Childhood in pastoralist communities means herding in the bush together with warriors. It means to be always on the move in search for water and pasture. The young generation learn all about pastoral lifestyle but lack school education. Old men, women, babies and school children stay in permanent settlements, so do the two girls Theresa and Tilita in Loiyangalani, northern Kenya.
The two girls are of the same age and live in the same family in a Samburu community. And here end the similarities. Theresa grew up traditionally. She herded the animals around the distant grazing camps and did not go to school. When she turned 13, she was circumcised and was married into Tilita’s family. Tilita went to nursery and then to school. She wants to finish her secondary school and then study to become a teacher. As we follow the two girls through their daily routines, they tell us about their very different worlds.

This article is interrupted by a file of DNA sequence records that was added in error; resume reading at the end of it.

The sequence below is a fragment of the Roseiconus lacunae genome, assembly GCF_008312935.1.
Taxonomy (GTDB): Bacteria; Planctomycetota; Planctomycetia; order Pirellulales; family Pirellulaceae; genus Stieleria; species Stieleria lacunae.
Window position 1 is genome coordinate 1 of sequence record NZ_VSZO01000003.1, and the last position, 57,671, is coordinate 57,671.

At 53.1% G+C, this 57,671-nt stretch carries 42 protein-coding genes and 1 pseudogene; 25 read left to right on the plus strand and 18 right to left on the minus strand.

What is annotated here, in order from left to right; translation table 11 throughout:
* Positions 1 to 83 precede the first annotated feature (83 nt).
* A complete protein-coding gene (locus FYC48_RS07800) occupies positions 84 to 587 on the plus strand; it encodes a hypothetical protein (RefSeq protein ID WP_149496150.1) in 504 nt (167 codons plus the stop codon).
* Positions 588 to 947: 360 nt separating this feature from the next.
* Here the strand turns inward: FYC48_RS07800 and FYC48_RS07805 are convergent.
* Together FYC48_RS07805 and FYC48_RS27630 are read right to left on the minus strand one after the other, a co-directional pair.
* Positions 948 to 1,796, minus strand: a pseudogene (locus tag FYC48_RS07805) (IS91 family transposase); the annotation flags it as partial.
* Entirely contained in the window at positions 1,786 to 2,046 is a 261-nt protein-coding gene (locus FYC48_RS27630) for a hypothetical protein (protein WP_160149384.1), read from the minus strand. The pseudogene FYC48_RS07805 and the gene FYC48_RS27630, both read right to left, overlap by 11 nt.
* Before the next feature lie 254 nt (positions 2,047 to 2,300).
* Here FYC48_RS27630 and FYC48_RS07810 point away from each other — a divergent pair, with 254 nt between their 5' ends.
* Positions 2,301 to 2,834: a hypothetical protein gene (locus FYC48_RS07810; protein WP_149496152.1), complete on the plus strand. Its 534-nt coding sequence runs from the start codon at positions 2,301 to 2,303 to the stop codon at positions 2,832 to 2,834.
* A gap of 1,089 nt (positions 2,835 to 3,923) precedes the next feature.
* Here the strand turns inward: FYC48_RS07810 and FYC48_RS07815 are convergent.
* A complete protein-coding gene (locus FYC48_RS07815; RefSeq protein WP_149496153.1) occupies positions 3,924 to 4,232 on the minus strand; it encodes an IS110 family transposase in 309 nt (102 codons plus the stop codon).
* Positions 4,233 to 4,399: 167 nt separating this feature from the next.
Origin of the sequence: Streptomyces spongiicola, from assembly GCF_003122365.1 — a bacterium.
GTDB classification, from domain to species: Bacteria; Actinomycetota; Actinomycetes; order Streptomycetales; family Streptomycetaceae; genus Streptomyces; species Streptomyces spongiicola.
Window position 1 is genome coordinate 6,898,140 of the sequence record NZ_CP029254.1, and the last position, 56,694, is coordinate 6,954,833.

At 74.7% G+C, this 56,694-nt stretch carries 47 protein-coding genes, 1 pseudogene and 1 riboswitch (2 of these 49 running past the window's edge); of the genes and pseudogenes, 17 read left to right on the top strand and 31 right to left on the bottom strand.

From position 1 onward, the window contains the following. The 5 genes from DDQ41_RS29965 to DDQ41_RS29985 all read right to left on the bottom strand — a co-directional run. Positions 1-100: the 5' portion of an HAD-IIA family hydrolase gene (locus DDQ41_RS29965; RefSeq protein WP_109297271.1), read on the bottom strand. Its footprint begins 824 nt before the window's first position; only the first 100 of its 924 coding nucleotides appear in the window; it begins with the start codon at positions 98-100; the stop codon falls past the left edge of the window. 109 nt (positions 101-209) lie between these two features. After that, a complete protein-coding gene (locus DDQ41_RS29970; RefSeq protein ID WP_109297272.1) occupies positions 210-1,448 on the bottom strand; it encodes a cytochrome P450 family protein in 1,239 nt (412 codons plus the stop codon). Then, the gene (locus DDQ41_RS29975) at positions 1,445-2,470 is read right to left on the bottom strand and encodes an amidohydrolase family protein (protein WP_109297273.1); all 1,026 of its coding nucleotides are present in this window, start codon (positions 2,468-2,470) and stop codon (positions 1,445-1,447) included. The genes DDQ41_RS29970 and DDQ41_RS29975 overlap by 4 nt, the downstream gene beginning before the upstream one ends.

While Tilitas future is expected to be promising and self-determined, Theresa seems to be caught in poverty and dependency of the traditional role of women. To empower her and the other illiterate women we developed together with them a multimedia e-Learning program called ethno e-empowerment (www.eeem.org). With cultural based true-to-life content they learn playfully basic literacy and simple calculations to acquire necessary business and life skills.
The film will be shown at the FESTIVAL DU FILM Pastoralismes et Grands Espaces the 12.-14.10.2018 in Grenoble.
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